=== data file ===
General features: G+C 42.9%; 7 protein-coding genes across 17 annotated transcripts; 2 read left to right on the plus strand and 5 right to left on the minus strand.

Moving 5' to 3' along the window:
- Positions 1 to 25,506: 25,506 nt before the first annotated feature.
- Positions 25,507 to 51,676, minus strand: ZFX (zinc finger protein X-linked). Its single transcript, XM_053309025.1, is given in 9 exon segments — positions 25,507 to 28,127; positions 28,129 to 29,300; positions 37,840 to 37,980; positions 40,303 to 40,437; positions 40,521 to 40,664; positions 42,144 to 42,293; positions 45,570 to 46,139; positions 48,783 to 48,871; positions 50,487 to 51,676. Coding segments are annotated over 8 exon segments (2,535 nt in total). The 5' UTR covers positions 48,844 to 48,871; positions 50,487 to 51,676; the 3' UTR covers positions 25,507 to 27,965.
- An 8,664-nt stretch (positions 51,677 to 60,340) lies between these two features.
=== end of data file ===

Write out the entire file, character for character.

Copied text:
General features: G+C 42.9%; 7 protein-coding genes across 17 annotated transcripts; 2 read left to right on the plus strand and 5 right to left on the minus strand.

Moving 5' to 3' along the window:
- Positions 1 to 25,506: 25,506 nt before the first annotated feature.
- Positions 25,507 to 51,676, minus strand: ZFX (zinc finger protein X-linked). Its single transcript, XM_053309025.1, is given in 9 exon segments — positions 25,507 to 28,127; positions 28,129 to 29,300; positions 37,840 to 37,980; positions 40,303 to 40,437; positions 40,521 to 40,664; positions 42,144 to 42,293; positions 45,570 to 46,139; positions 48,783 to 48,871; positions 50,487 to 51,676. Coding segments are annotated over 8 exon segments (2,535 nt in total). The 5' UTR covers positions 48,844 to 48,871; positions 50,487 to 51,676; the 3' UTR covers positions 25,507 to 27,965.
- An 8,664-nt stretch (positions 51,677 to 60,340) lies between these two features.